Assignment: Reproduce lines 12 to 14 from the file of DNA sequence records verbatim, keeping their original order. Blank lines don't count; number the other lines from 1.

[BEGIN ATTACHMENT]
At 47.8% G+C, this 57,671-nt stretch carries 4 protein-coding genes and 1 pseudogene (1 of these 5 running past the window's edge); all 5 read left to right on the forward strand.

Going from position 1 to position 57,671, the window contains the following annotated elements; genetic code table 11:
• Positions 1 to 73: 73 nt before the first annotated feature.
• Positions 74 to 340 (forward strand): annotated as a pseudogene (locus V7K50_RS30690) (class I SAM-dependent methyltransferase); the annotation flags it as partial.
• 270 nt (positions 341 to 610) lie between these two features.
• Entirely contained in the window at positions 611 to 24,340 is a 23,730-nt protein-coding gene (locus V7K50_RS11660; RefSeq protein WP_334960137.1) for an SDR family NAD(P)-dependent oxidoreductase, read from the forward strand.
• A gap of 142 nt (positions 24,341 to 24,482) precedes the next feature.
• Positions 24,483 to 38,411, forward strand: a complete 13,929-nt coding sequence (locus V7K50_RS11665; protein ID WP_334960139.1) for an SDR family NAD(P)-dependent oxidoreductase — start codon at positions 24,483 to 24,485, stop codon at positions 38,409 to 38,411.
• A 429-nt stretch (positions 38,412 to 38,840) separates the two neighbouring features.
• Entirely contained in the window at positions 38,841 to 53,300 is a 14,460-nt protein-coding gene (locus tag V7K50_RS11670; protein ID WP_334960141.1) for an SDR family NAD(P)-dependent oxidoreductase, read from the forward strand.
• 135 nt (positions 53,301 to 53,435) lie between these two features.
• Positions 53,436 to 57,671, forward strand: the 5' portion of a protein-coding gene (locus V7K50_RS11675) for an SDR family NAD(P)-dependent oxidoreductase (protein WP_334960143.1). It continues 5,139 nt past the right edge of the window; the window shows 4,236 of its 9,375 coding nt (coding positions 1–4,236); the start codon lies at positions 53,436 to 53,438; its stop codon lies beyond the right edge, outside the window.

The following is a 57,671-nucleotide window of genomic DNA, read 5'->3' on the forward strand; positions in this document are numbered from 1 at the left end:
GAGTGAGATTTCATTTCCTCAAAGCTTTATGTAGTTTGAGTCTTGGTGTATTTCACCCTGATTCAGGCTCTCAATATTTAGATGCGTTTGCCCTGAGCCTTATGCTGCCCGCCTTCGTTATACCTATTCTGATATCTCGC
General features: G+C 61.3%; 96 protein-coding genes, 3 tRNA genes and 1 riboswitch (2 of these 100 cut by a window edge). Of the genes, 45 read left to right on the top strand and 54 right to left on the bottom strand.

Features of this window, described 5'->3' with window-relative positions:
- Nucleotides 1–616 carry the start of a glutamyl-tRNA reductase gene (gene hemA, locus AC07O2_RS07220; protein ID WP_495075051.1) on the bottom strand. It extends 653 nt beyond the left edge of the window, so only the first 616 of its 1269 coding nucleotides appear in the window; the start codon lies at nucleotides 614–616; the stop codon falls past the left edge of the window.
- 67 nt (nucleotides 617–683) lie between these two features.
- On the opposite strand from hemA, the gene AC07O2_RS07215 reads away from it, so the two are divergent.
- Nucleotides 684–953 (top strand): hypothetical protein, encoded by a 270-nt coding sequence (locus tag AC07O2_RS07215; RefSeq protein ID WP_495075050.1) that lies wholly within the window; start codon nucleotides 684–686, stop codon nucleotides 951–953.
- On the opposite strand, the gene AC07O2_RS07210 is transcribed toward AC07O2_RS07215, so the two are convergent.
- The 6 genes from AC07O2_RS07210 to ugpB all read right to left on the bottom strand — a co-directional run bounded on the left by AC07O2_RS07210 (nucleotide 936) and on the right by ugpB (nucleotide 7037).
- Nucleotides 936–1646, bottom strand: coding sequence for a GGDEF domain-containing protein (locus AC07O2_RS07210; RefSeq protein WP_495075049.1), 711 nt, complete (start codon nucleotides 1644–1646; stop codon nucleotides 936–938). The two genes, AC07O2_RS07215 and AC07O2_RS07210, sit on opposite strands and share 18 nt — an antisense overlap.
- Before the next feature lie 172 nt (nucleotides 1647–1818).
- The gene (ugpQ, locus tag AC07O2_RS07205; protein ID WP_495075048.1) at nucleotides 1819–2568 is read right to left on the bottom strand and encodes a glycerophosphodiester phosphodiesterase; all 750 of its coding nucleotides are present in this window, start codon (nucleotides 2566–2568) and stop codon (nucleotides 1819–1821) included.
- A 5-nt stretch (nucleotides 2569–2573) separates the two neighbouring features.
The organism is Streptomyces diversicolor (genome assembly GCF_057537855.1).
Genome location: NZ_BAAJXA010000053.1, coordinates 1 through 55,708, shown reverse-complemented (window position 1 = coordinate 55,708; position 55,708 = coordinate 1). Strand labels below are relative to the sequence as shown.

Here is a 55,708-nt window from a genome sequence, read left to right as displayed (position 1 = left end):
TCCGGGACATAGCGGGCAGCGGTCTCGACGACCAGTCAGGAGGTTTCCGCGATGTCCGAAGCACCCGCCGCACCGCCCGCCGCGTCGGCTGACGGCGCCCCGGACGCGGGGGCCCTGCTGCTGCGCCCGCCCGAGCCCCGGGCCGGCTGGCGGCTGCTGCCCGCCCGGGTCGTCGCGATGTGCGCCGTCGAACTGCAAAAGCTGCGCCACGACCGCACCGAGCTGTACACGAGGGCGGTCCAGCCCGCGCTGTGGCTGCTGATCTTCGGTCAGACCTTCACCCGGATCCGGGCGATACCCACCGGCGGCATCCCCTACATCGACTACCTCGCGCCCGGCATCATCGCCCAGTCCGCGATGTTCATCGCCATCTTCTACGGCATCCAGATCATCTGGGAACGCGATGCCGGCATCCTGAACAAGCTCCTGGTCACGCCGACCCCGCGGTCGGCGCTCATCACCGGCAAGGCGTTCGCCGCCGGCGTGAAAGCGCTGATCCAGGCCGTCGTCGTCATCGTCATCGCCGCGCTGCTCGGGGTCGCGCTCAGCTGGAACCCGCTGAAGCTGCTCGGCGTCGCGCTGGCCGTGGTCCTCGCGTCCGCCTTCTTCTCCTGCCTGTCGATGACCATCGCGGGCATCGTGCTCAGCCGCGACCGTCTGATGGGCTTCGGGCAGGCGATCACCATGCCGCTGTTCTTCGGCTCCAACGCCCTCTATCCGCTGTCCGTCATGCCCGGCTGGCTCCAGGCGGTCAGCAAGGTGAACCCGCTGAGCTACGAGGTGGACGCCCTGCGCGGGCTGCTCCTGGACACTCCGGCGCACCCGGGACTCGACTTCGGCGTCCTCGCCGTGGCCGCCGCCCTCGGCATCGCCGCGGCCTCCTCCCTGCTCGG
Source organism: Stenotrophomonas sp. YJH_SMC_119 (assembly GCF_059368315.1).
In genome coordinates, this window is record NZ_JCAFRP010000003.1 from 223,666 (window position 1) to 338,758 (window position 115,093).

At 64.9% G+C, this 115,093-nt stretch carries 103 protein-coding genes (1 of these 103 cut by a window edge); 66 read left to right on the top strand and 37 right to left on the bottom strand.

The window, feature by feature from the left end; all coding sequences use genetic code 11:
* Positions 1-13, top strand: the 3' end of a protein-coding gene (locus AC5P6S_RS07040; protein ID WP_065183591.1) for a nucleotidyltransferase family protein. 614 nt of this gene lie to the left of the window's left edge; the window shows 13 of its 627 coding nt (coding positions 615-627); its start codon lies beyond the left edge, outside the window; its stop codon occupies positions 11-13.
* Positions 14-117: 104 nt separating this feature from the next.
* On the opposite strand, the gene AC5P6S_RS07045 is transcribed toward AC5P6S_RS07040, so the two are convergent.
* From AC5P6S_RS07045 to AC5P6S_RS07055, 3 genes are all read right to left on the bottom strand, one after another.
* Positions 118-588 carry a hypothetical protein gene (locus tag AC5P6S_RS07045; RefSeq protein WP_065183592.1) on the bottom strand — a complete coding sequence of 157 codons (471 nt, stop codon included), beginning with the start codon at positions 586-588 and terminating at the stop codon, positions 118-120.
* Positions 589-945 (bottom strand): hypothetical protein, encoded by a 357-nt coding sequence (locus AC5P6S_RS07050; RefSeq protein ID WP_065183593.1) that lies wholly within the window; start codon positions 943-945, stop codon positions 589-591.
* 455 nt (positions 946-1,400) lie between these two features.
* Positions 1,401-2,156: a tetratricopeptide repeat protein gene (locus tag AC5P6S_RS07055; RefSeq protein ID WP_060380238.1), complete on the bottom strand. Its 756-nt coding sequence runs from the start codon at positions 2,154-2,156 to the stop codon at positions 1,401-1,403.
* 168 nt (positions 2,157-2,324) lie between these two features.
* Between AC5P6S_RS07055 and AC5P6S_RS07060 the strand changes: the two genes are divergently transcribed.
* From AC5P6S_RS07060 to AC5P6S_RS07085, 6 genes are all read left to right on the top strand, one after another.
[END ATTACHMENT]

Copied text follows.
• Positions 53,436 to 57,671, forward strand: the 5' portion of a protein-coding gene (locus V7K50_RS11675) for an SDR family NAD(P)-dependent oxidoreductase (protein WP_334960143.1). It continues 5,139 nt past the right edge of the window; the window shows 4,236 of its 9,375 coding nt (coding positions 1–4,236); the start codon lies at positions 53,436 to 53,438; its stop codon lies beyond the right edge, outside the window.

The following is a 57,671-nucleotide window of genomic DNA, read 5'->3' on the forward strand; positions in this document are numbered from 1 at the left end:
GAGTGAGATTTCATTTCCTCAAAGCTTTATGTAGTTTGAGTCTTGGTGTATTTCACCCTGATTCAGGCTCTCAATATTTAGATGCGTTTGCCCTGAGCCTTATGCTGCCCGCCTTCGTTATACCTATTCTGATATCTCGC